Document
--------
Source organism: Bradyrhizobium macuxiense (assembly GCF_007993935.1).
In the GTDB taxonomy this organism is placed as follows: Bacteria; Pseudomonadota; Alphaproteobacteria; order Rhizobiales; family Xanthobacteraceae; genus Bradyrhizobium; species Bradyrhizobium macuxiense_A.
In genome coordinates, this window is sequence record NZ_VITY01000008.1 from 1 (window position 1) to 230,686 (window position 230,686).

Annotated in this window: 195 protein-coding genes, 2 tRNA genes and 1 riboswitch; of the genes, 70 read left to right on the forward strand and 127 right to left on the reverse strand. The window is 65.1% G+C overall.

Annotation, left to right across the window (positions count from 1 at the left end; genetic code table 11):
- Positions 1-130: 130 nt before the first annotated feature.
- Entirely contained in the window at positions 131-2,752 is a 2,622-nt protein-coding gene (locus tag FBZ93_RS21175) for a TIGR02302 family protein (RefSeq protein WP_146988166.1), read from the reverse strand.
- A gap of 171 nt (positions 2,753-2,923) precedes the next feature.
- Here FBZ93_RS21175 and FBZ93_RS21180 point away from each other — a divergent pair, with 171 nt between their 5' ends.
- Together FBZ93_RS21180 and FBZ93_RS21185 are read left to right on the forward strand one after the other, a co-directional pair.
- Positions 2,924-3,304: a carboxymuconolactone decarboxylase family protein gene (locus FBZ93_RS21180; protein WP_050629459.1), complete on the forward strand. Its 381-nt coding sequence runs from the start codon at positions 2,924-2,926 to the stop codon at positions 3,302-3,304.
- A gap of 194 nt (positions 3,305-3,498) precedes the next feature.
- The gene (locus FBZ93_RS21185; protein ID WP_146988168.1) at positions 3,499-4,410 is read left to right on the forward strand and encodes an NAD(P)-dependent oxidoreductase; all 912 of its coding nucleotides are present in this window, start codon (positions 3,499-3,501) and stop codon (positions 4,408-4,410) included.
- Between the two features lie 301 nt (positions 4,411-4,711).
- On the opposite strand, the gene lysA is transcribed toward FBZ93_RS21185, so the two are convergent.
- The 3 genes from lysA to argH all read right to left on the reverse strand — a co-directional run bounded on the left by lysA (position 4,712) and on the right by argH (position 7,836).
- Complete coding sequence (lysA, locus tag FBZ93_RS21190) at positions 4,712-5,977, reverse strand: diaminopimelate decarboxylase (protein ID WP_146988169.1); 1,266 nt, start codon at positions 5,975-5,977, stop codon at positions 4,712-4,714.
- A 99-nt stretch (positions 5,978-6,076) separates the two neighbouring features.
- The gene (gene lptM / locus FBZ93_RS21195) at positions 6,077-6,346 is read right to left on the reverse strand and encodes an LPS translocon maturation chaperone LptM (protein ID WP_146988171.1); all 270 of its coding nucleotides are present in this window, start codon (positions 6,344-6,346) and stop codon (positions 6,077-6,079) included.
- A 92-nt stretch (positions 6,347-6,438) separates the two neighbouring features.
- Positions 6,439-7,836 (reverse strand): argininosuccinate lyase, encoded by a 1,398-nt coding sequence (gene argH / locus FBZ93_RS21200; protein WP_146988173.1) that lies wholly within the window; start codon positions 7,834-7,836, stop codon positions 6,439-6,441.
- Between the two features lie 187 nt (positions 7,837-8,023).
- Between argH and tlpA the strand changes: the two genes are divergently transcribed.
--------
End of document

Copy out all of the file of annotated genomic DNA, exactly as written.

Source organism: Bradyrhizobium macuxiense (assembly GCF_007993935.1).
In the GTDB taxonomy this organism is placed as follows: Bacteria; Pseudomonadota; Alphaproteobacteria; order Rhizobiales; family Xanthobacteraceae; genus Bradyrhizobium; species Bradyrhizobium macuxiense_A.
In genome coordinates, this window is sequence record NZ_VITY01000008.1 from 1 (window position 1) to 230,686 (window position 230,686).

Annotated in this window: 195 protein-coding genes, 2 tRNA genes and 1 riboswitch; of the genes, 70 read left to right on the forward strand and 127 right to left on the reverse strand. The window is 65.1% G+C overall.

Annotation, left to right across the window (positions count from 1 at the left end; genetic code table 11):
- Positions 1-130: 130 nt before the first annotated feature.
- Entirely contained in the window at positions 131-2,752 is a 2,622-nt protein-coding gene (locus tag FBZ93_RS21175) for a TIGR02302 family protein (RefSeq protein WP_146988166.1), read from the reverse strand.
- A gap of 171 nt (positions 2,753-2,923) precedes the next feature.
- Here FBZ93_RS21175 and FBZ93_RS21180 point away from each other — a divergent pair, with 171 nt between their 5' ends.
- Together FBZ93_RS21180 and FBZ93_RS21185 are read left to right on the forward strand one after the other, a co-directional pair.
- Positions 2,924-3,304: a carboxymuconolactone decarboxylase family protein gene (locus FBZ93_RS21180; protein WP_050629459.1), complete on the forward strand. Its 381-nt coding sequence runs from the start codon at positions 2,924-2,926 to the stop codon at positions 3,302-3,304.
- A gap of 194 nt (positions 3,305-3,498) precedes the next feature.
- The gene (locus FBZ93_RS21185; protein ID WP_146988168.1) at positions 3,499-4,410 is read left to right on the forward strand and encodes an NAD(P)-dependent oxidoreductase; all 912 of its coding nucleotides are present in this window, start codon (positions 3,499-3,501) and stop codon (positions 4,408-4,410) included.
- Between the two features lie 301 nt (positions 4,411-4,711).
- On the opposite strand, the gene lysA is transcribed toward FBZ93_RS21185, so the two are convergent.
- The 3 genes from lysA to argH all read right to left on the reverse strand — a co-directional run bounded on the left by lysA (position 4,712) and on the right by argH (position 7,836).
- Complete coding sequence (lysA, locus tag FBZ93_RS21190) at positions 4,712-5,977, reverse strand: diaminopimelate decarboxylase (protein ID WP_146988169.1); 1,266 nt, start codon at positions 5,975-5,977, stop codon at positions 4,712-4,714.
- A 99-nt stretch (positions 5,978-6,076) separates the two neighbouring features.
- The gene (gene lptM / locus FBZ93_RS21195) at positions 6,077-6,346 is read right to left on the reverse strand and encodes an LPS translocon maturation chaperone LptM (protein ID WP_146988171.1); all 270 of its coding nucleotides are present in this window, start codon (positions 6,344-6,346) and stop codon (positions 6,077-6,079) included.
- A 92-nt stretch (positions 6,347-6,438) separates the two neighbouring features.
- Positions 6,439-7,836 (reverse strand): argininosuccinate lyase, encoded by a 1,398-nt coding sequence (gene argH / locus FBZ93_RS21200; protein WP_146988173.1) that lies wholly within the window; start codon positions 7,834-7,836, stop codon positions 6,439-6,441.
- Between the two features lie 187 nt (positions 7,837-8,023).
- Between argH and tlpA the strand changes: the two genes are divergently transcribed.